The last time John Worthy attended a graduation ceremony with his daughter in 2007, he was in a much different place than he’ll be when the two reunite as he receives his master’s degree in social work from the University of Michigan.
Mired in a world revolved around drugs and alcohol and dealing with the aftermath of his third drug-related criminal charge, Worthy recalls a phone conversation with Sasha, who had moved to Atlanta with her mother – a watershed moment that convinced him to get clean.
“One day during (my daughter Sasha’s) senior year she called and asked if I was going to be able to attend her graduation,” said Worthy, who was 38 at the time. “I found that to be troubling that she asked me. The more I thought about it, I couldn’t determine if she asked me because she was afraid that I wasn’t (going) or afraid that I was. I really began to think about her and what impact all of this stuff had on her.”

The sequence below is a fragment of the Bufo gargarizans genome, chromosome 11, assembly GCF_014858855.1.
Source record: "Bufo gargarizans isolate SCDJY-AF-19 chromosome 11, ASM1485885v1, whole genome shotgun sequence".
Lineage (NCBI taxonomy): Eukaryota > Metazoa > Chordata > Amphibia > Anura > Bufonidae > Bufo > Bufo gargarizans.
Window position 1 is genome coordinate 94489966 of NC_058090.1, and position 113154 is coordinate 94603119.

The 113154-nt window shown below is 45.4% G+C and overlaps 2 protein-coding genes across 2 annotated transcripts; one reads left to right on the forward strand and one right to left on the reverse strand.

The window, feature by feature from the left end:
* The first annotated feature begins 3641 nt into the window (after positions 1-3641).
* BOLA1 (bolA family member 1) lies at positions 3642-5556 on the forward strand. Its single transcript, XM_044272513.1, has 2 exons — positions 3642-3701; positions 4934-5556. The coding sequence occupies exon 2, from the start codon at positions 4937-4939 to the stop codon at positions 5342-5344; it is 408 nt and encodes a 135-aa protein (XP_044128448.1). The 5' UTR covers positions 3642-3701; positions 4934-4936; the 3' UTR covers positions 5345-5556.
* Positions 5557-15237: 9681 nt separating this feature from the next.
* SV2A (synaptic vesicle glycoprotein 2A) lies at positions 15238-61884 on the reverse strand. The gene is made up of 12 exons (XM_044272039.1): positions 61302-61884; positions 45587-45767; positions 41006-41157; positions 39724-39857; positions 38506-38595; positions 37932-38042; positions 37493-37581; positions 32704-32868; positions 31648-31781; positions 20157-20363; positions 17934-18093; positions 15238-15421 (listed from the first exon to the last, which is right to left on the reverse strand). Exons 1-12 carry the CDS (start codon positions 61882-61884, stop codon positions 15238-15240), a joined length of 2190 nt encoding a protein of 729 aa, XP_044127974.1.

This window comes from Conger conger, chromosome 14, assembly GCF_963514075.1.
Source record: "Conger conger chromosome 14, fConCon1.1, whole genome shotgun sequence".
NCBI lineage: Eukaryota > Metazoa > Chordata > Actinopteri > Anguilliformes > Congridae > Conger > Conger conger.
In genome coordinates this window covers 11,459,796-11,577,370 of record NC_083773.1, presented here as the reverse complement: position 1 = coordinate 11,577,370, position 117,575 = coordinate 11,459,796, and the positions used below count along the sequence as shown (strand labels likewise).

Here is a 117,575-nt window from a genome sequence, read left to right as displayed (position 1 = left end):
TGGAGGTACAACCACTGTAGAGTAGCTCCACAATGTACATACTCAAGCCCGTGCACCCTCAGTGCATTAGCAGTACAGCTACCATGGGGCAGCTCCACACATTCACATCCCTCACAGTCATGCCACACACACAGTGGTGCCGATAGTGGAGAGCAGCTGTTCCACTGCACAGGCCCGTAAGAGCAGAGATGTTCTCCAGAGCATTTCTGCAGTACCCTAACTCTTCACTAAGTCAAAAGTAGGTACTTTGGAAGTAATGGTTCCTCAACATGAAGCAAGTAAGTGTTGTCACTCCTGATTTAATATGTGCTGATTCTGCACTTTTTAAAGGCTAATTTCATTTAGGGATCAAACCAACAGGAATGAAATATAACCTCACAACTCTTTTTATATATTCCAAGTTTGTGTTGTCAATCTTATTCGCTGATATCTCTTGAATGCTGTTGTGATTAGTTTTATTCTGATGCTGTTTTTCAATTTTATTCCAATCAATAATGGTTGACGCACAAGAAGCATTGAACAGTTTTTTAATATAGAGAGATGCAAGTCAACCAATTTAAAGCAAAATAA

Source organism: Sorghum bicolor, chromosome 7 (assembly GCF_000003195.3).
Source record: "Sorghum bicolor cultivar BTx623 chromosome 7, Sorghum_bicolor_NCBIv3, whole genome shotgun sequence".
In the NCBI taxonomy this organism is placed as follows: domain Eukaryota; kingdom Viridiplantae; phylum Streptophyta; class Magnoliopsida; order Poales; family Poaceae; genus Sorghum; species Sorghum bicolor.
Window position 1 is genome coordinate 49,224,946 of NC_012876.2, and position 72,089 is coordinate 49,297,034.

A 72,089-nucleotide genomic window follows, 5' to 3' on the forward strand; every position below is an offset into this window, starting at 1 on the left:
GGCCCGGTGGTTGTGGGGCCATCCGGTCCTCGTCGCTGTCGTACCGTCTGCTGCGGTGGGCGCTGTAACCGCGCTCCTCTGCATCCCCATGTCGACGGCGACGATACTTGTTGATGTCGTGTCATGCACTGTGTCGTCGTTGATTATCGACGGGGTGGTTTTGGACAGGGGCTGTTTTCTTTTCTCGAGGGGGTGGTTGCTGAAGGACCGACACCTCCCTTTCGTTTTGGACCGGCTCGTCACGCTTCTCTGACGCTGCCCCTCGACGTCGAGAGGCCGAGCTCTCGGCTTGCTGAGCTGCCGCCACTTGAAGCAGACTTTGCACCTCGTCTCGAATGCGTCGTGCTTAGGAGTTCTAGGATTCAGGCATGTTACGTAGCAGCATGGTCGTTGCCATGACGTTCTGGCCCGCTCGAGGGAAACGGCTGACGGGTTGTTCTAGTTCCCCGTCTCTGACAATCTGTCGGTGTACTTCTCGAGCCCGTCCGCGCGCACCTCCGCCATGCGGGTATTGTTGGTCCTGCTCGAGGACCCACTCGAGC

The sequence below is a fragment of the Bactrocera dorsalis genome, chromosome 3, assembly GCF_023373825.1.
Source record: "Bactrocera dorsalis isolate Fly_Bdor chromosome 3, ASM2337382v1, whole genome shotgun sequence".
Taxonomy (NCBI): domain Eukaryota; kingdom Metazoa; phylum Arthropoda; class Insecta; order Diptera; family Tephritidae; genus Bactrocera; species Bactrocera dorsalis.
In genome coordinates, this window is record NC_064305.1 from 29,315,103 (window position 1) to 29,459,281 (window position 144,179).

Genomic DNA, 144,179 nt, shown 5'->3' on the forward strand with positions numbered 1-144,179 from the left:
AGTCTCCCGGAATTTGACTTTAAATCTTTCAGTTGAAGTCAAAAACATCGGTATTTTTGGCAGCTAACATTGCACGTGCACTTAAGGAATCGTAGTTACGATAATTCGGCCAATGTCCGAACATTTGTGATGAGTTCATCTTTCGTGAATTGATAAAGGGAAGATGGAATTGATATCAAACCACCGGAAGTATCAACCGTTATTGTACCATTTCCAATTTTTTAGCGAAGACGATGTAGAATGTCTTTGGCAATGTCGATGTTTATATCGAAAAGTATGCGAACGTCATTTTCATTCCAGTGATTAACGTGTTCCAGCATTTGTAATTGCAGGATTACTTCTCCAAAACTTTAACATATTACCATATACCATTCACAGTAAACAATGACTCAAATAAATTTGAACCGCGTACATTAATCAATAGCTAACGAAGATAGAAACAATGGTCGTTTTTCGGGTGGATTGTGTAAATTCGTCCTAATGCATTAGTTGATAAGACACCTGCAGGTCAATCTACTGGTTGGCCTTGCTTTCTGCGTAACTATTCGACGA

Moments like that phone conversation are how Worthy measures his progress in recovery from drugs and alcohol in the years that followed as “symbols of change.”
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